Artist and Fibromyalgia Patient Celebrates Half Marathon Fundraiser with New Exhibit

Artist and Fibromyalgia Patient Celebrates Half Marathon Fundraiser with New Exhibit
Artist and fibromyalgia patient Sujata Tibrewala raised $900 last month through a half marathon to help educate underprivileged children in India. Her new exhibit at her Cupertino studio celebrates the spirit of athletes, as she believes a fit body reflects positive energy. Tribrewala joined forces with Asha for Education, the San Francisco chapter of a volunteer-based non-governmental organization (NGO) that helps educate children from impoverished areas in India, the country where Tibrewala was born. The artist reached her target thanks to donations and continues to raise awareness through her new exhibit. Tibrewala, artist in residence at Life Force Arts (LFA), Chicago, is a self-taught artist whose work focuses on eco-feminism. She has exhibited her work in venues such as the St. Louis Artists' Guild, the University of Illinois, Parallax Art Fair London, the Women’s Caucus for the Arts, Lalit Kala Academy in Delhi, India, among others. She moved to the U.S. in 2010 and works on her art from the Bay Area of San Francisco, California. In her latest exhibit, she will not only celebrate her success in the half-marathon, but she also wants to inspire other women to take better charge of their health and fitness. In 2008 the artist was diagnosed with fibromyalgia. As her condition worsened, Tibrewala had to resign from her job, but she tried to lead a normal life, even looking after her teenage daughter while her husband traveled most of the time. Tibrewala felt overwhelmed by her daily life and felt like she needed a marathoner’s energy to cope with all her daily challenges. Motivated by friends, she signed up for a half marathon for the first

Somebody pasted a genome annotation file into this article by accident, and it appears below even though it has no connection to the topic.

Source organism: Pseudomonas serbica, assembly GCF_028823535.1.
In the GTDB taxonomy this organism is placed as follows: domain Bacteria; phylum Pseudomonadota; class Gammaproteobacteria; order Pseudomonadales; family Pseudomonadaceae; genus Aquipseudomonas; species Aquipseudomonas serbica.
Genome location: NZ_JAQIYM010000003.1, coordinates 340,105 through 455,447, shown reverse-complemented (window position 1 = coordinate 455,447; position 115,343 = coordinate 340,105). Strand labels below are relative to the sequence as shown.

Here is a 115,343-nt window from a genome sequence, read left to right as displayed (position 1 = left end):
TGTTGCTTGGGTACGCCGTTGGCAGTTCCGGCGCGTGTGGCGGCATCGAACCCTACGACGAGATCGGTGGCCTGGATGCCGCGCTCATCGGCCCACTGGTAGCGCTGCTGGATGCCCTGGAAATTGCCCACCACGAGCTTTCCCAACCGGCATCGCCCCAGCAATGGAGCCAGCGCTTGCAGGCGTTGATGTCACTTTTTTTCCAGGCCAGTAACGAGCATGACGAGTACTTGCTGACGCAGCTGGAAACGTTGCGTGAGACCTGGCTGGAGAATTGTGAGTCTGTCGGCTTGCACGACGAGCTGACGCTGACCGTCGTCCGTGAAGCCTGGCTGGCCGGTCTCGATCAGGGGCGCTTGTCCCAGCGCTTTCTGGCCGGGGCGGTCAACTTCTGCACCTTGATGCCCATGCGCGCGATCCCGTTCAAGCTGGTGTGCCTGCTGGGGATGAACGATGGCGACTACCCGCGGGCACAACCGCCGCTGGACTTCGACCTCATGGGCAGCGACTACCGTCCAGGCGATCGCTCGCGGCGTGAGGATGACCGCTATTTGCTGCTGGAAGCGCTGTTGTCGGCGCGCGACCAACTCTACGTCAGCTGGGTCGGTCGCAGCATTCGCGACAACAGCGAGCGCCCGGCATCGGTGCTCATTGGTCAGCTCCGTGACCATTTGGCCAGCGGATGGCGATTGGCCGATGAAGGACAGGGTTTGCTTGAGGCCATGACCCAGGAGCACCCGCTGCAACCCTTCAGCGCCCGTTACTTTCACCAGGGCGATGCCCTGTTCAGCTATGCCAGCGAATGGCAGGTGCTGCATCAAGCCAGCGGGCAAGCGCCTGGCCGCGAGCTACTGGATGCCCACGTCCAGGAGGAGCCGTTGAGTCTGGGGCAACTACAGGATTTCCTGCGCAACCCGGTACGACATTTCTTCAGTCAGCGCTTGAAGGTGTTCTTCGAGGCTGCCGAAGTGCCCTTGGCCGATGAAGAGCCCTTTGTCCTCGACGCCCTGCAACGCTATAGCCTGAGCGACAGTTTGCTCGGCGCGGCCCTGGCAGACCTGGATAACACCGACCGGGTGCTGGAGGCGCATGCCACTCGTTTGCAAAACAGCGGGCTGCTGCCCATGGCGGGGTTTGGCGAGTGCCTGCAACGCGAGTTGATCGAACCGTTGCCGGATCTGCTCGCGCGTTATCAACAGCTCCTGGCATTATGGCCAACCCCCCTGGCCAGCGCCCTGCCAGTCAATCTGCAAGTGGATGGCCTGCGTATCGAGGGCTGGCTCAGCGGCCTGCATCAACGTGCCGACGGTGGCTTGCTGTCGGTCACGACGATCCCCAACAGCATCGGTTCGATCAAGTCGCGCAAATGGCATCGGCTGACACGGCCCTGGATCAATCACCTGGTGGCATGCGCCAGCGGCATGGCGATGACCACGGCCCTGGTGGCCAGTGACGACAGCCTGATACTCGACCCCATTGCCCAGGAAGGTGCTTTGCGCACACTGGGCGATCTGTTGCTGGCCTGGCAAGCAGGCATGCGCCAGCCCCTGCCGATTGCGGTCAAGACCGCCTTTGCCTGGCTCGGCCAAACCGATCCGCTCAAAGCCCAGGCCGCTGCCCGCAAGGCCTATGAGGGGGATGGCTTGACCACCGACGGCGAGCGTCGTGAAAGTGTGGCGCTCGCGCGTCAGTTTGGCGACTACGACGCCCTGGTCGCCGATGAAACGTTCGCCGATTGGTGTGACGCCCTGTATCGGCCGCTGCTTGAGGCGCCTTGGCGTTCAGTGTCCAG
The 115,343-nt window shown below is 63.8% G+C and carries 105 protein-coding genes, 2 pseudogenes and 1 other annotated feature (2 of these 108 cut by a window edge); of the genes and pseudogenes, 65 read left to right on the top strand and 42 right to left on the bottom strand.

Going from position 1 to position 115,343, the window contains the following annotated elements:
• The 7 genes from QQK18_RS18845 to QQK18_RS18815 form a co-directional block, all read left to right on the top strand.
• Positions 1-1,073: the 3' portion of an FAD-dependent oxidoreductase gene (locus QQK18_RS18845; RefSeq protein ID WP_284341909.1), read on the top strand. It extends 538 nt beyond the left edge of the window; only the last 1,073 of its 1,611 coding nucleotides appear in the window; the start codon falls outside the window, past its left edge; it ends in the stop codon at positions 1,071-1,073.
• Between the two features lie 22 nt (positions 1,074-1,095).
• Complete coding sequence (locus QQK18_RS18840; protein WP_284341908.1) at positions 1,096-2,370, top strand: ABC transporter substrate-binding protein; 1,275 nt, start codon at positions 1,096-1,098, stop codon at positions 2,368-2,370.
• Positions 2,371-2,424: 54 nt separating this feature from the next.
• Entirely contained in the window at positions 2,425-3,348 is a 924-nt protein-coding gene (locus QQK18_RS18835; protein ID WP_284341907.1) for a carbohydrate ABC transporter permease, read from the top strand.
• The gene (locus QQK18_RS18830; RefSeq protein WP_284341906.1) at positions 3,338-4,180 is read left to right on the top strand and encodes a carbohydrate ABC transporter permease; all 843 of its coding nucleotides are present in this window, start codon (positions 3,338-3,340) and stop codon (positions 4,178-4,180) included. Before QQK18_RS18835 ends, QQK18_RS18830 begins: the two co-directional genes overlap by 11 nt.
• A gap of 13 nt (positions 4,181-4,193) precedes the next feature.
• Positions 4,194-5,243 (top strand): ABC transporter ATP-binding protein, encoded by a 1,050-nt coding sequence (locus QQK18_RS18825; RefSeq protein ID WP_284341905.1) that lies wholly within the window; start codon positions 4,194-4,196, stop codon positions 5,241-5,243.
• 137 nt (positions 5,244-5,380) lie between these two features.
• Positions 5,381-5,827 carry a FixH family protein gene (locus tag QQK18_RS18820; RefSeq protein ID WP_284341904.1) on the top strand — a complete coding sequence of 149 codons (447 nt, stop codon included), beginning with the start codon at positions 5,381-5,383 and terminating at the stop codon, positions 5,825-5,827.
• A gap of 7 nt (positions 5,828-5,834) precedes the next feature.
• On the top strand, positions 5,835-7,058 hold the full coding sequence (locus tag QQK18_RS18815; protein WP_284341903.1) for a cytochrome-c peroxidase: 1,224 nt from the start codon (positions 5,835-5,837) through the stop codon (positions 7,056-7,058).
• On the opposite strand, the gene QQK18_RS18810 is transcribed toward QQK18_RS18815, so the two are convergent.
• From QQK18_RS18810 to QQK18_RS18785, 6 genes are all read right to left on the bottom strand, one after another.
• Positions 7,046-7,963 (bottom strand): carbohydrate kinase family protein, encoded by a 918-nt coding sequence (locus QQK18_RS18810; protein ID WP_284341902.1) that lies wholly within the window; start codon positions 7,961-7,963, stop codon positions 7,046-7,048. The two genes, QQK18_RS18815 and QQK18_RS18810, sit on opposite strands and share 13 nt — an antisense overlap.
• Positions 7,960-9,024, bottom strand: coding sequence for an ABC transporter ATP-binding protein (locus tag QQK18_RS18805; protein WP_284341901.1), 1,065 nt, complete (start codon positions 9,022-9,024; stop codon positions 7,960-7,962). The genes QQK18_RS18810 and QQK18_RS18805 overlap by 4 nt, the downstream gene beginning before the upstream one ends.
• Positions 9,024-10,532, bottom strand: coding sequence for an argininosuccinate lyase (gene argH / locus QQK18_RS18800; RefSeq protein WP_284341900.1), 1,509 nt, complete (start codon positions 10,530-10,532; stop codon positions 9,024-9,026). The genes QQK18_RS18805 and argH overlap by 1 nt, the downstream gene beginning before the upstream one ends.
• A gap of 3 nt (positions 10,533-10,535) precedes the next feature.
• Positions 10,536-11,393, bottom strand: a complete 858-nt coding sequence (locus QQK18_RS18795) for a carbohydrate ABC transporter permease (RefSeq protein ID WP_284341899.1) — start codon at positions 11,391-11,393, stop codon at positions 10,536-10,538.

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  1. Kitty Scalzo says:

    This article was not encouraging to me. I am happy for her but do not know how with any level of Fibromyalgia she can run anywhere. I tried to run once and ended up flat on my face as my legs did not answer my brain commands. Not to mention the lactic acid build up in leg muscles at any hint of exercise.
    You did not mention any treatment she received just that after having to quit her job she got up one day and decided to run.
    I used to be able to slow walk a mile but not anymore. I have had fibro since 1979some times are good and many bad.
    I could write a book.
    I love this newsletter and really look forward to the next one.
    Thank you.

  2. Pam Walker says:

    I used to run, play racquetball, golf, karate…..not any longer. i slammed headlong into a wall of unrelenting pain and exhaustion and that was the end of playing for me.
    I really do not understand beginning running after being diagnosed… did you manage that? Am I missing something? Is there a treatment I have not tried?

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